South Korea has produced a handful of Major League Baseball talents worth remembering. In 1994, Park Chan Ho became the first South Korean player to participate in a Major League game, and there have been around two dozen added followers to enter the Big Leagues. Numerous Korean-born Major League players have come to the US as amateur free agents. Still, the Korean Baseball Organization does have an agreement with MLB, which gives its veterans opportunities to play in America.
With both their national and international success, here are five of the most famous baseball players from South Korea.
Choo Shin-Soo was a famous amateur South Korean pitcher before signing as an outfielder for the Seattle Mariners. Choo became the championship series MVP after striking out 33 hitters over 20 2/3 innings in six shows. He is the greatest and most famous MLB player to ever come out of South Korea.
Choo led a 15-year career, and while being a solid player for many teams, he’s only formed one All-Star team in 2018. That’s in spite of posting three different seasons with at least a.285 average, 20 steals, and 20 home runs. The offensive player is easily the most accomplished one to come out of his country with career marks so far of an average of .275 with 20 961 runs, 218 home runs, and 782 RBI. Choo had some periods with injuries but has shown durability by playing in about 144 games in eight of 12 full seasons.
Choo is one of four offensive South Korea players ever to take 1,000 plate appearances. With 7,157 in his career, the baseball player is the only one to come to bat over 1,100 times.
Park Chan Ho
After debuting with the Los Angeles Dodgers on April 8, 1994, Park Chan-Ho became the first Korean-born player in the Major League Baseball, and that was the start of his lengthy career. It took him a couple of seasons to find a groove, but he became a fixed regular in the Dodgers rotation once he did.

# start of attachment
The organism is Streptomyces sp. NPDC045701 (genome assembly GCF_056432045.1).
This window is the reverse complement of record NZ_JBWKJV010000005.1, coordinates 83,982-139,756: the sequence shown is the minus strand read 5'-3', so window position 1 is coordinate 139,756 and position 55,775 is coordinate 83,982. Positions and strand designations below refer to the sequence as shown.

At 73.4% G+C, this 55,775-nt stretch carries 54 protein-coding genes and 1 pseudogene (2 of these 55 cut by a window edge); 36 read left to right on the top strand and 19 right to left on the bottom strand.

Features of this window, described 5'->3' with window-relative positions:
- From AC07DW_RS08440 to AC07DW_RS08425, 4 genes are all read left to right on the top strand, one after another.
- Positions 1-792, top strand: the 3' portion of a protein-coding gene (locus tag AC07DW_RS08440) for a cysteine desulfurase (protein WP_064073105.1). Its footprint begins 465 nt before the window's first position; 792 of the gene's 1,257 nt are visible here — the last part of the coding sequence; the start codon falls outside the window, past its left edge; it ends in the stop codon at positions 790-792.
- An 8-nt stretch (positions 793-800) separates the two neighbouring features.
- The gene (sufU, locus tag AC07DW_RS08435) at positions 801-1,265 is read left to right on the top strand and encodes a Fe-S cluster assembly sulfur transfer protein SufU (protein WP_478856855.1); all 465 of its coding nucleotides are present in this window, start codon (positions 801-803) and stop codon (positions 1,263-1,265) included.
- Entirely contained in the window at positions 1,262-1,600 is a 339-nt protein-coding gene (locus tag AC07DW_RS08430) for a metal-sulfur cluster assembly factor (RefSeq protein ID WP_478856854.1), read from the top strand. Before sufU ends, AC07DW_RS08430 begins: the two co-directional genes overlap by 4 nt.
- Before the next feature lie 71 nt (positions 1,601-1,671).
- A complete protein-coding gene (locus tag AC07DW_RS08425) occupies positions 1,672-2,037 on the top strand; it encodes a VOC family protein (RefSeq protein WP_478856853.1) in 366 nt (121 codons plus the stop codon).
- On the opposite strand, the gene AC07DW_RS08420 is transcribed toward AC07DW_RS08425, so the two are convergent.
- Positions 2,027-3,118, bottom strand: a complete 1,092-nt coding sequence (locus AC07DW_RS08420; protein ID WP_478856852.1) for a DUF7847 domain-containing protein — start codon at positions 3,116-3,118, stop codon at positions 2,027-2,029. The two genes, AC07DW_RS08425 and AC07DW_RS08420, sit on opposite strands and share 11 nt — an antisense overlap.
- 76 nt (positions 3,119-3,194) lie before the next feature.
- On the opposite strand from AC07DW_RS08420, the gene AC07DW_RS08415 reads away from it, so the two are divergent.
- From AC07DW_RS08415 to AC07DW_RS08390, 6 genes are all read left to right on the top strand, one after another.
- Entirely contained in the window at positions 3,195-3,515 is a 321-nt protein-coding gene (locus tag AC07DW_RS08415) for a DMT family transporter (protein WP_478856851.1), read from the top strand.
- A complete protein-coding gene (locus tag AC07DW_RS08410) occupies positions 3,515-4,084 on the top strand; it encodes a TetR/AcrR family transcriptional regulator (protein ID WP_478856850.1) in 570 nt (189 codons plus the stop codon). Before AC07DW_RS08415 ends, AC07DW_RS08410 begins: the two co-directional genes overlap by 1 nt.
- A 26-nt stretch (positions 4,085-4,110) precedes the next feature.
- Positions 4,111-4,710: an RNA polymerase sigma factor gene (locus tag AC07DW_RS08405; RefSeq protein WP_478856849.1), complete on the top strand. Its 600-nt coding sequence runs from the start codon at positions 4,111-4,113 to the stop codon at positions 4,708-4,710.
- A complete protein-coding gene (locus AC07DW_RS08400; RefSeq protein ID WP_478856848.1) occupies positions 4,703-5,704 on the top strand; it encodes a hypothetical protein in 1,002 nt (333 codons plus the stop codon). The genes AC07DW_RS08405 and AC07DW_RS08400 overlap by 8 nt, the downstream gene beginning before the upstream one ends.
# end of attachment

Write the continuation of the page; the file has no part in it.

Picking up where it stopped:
The Asian-born pitcher has achieved the most success in Major League history (124), though he also holds the record of being the only one ever to pass two grand slams in the same inning. Park posted a 124–98 record throughout his 17-year career, and he added 1,715 strikeouts and a 4.36 ERA. In 2001, the pitcher was an All-Star, and later that year, he yielded the 71st home run of the season to Barry Bonds. Succeeding his MLB career, Park played one season in the KBO and one season in Japan, where he went 5-10, having a 5.06 ERA at the age of 39.
The South Korean baseball player made history when he reached Major League Baseball. Ryu Hyun-Jin was the first KBO veteran to come directly to MLB, and the player did so at a record price.
Ryu achieved 14 wins in every one of his first two seasons with the Dodgers but missed the 2015 season after his shoulder surgery. After his return in 2016, Ryu suffered an elbow ailment that needed surgery, and subsequent to a fast start in 2018, he was pushed back to the disabled list by a groin injury. Though in total, in 2018, Ryu was 7–3 with a 1.97 ERA and was the first Korean-born pitcher to begin a World Series game. The pitcher started his All-Star team in 2019 and, after working 14–5 with a league-low 2.32 ERA, was the runner-up in Cy Young balloting. Ryu went 5–2 with a 2.69 ERA after he signed with the Toronto Blue Jays in the COVID-19 shortened 2020 campaign.
Kim Byung-Hyun was one of the most productive South Korean players in history, though he is arguably best-known for one of the most challenging stretches of his career. He was the first Asian-born baseball player to have won a World Series championship.
Kim enjoyed his nine-year career as a reliever and a starter. He played in 394 games (87 starts) and registered 86 saves. The baseball player enjoyed his best season in 2002, creating his lone All-Star team and ending the year with a career-low 2.04 earned-run average and a career-high 36 saves for the Diamondbacks. After Kim left MLB, he eventually played in KBO but struggled in four of his seasons. He was 11–23 with a 6.19 ERA in 78 games.
Kang Jung-Ho was one of the most highly praised players to come from South Korea, hitting 40 home runs and posting a .356 during his KBO season before being posted to the Major Leagues.
However, Kang encountered a few off-the-field issues, which impeded what was beginning to look like what would become a solid career. The baseball player finished third in the National League Rookie of the Year voting in 2015, but Kang’s season was slashed a few weeks short after he suffered a knee injury, which lingered into the following year. Still, the South Korean player hit a career-high of 21 homers in 2016, despite playing in just 103 games. Kang hit .254 with 146 RBI and 46 home runs in 297 games in his career.